Lindop’s biography of Charles Williams makes sense of him, which is no small feat. I do not say Lindop explains Williams in an easy and unsatisfying way that resolves all the enigmas, but he puts the enigmas into context, and shows where they are continuous with what we can understand. It really is an extraordinary work on an extraordinary person. Williams was a complex fellow, and untangling everything, considering he left a lot of scattered and private evidence that Lindop has carefully dug it up, cannot have been easy.
Williams was admired by T. S. Eliot, C. S. Lewis and W. H. Auden, in his day. He was admired by another handful of people you will not recognize, but has never been much of a majority taste, nor is he—because he is difficult and resists popularization—ever likely to be. Still, to be admired by those who did says much, and this biography serves to provide a greater understanding and a better appreciation of the man.
It is no small book, but for all that it is not expansive. There is not much of Lindop in it. It could easily be curtly factual; what saves it is careful organization and a deft touch. You realize how many quotations you’re reading, how many excerpts from letters to which few still have access, and you start to think that it is going to be too much. But it is all carefully arranged, and the inclusion of each quotation is obvious and interesting, not to mention new material (I have to wonder if Lindop hasn’t spoiled all the joy that having Williams’ letters published would give, though). Because this is the first full biography, it has to be factual, to stick to its case rather than being expansive and reflective. Lindop does pause to reflect, but in succinct, lapidary ways. And everything else he did was so well done that one is left wishing he had expanded more, just to understand a bit more about the extraordinary biographer.
It is common for people not to exercise sympathetic imagination in dealing with Williams and just to be disturbed, the way Alan Jacobs is in The Narnian. Misgivings abound, and they are warranted, but they should not prevent appreciation. The life of Williams gave itself to wild innuendo. Lindop is tremendous for not doing this (though he used it to market the book on twitter): he relates everything with equanimity, unflinching from the extent of what can be known, drawing the negative conclusions when warranted. He figures out how many degrees Williams advanced in his secret society, what some of the rituals were like, how it spilled out into his life and writing, and what it served to accomplish. But he remains anchored to what he can definitely say, what is factual, and draws good conclusions from it. The emerging result is believable, comprehensible, and adds up: we can see how far things went (far enough), but no farther. One is not surprised to read, when Williams unexpectedly dies, of his friends rushing around gathering up his stuff, sending letters away, making sure his secret life is not divulged too soon. And it shows how careful Lindop has been to research it.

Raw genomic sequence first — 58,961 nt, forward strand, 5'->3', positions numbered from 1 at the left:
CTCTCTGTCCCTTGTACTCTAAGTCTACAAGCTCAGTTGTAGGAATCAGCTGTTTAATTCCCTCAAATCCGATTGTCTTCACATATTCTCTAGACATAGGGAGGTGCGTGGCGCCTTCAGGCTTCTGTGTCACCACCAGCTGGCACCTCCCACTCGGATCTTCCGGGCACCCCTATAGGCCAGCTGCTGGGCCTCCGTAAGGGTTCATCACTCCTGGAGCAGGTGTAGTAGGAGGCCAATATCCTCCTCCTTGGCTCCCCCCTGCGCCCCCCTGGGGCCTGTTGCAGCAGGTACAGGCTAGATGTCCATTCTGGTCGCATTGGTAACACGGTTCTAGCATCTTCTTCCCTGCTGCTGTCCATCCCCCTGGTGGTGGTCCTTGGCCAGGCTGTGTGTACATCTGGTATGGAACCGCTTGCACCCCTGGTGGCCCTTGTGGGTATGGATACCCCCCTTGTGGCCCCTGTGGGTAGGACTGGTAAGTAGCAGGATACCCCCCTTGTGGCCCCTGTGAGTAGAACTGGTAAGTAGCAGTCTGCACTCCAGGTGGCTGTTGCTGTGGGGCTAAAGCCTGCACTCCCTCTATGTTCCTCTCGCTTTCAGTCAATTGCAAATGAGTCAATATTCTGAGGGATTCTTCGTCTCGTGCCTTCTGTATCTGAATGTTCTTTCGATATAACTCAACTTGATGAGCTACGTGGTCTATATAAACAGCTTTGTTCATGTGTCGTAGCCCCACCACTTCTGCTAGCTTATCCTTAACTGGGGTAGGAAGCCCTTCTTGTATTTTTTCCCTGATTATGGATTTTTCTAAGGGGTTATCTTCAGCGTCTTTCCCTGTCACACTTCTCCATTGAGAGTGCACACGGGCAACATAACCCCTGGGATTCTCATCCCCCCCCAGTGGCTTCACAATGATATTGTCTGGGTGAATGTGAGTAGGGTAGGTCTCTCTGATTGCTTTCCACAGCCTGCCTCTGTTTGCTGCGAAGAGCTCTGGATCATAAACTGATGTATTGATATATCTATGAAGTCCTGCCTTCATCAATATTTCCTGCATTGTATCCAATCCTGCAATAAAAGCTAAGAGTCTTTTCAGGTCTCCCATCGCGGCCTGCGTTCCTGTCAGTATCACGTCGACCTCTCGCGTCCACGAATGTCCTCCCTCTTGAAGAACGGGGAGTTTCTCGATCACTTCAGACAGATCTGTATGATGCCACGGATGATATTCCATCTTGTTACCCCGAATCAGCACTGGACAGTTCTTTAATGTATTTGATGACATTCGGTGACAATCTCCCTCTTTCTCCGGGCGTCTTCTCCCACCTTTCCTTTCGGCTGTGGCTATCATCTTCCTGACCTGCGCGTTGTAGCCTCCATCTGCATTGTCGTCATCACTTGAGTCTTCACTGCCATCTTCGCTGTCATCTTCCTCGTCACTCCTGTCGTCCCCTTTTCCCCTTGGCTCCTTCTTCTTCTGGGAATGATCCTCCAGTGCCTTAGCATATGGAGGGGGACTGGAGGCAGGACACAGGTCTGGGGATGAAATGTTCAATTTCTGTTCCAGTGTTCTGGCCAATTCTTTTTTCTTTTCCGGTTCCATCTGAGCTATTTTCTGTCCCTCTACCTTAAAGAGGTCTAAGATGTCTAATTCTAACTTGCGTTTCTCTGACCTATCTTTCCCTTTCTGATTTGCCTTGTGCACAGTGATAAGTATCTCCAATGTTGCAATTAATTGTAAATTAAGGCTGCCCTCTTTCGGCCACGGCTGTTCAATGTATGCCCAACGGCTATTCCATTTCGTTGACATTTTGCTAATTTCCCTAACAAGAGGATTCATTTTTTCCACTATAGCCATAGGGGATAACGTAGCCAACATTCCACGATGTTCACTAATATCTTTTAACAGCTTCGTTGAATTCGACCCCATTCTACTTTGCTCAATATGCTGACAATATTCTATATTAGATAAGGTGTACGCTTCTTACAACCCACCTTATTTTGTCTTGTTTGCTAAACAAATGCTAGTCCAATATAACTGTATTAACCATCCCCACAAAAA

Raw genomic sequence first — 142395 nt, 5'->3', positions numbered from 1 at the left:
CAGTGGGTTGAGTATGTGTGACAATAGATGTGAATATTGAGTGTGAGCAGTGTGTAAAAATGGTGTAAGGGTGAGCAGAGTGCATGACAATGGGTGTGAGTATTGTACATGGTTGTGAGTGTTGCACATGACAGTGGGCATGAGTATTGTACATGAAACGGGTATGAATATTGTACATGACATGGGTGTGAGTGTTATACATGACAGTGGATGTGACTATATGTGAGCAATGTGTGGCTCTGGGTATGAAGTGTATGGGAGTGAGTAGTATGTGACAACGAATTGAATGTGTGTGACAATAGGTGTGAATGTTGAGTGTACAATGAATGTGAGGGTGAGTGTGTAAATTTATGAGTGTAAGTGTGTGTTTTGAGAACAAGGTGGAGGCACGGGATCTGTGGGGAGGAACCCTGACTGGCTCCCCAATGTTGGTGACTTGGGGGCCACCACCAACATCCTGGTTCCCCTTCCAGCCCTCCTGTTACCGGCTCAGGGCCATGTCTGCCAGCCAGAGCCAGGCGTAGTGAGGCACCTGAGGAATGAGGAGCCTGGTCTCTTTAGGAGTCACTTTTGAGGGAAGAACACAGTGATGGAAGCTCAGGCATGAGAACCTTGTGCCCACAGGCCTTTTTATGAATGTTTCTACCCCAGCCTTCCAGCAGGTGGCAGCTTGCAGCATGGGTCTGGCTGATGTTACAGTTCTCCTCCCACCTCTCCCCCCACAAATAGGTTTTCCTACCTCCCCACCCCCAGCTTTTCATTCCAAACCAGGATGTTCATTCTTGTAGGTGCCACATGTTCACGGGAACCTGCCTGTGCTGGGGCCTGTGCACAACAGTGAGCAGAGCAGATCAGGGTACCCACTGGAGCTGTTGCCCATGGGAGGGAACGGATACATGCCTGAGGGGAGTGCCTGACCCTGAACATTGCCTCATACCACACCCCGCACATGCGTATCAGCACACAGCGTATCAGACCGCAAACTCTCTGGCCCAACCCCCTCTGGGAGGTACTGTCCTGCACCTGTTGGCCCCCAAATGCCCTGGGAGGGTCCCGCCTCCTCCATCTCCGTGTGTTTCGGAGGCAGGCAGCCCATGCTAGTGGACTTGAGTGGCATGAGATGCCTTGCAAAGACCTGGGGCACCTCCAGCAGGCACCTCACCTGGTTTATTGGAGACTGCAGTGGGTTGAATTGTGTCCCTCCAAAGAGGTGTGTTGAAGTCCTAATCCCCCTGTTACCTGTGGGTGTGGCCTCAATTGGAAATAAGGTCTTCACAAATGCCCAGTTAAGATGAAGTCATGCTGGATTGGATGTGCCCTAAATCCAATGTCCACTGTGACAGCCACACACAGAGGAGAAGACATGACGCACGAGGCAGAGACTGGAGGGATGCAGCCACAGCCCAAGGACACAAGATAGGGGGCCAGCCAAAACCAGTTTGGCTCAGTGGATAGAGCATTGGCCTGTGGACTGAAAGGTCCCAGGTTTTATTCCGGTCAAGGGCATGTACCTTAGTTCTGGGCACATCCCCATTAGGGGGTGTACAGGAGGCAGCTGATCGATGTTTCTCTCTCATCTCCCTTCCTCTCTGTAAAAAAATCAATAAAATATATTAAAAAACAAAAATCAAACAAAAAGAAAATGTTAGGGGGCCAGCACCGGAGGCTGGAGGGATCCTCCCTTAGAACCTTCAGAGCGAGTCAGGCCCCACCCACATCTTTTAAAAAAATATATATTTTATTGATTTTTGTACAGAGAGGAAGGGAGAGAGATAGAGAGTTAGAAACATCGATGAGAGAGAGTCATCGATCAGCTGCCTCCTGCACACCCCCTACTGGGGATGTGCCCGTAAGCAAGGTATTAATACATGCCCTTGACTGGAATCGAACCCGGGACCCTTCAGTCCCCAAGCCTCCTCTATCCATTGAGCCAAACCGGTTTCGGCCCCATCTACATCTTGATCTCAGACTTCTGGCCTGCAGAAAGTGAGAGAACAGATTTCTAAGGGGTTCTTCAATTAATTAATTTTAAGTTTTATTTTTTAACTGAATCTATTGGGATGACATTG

Williams was drawn to ritual. He wanted symbols, meanings, he wanted to know and to handle these things skillfully. He joined societies, he researched witchcraft and wrote a book on it. But more than information, he wanted to undergo things, to immerse himself in order to understand, unflinching and if his relationships with women (physically chaste, if not symbolically so) are anything to go by, in reckless and unheeding ways. Lindop’s thesis is that Williams was a major poet, and what he was doing was developing his skill, going wherever it took him, even when in life he lost his way. I am being persuaded he is right—not that anybody should follow that approach, but that it is what Williams was doing. It is a full picture of greatness and weakness both. Williams at last gained recognition even as his life descended into confusion at the end. As Lindop tell it, it was nevertheless a life worth reading about.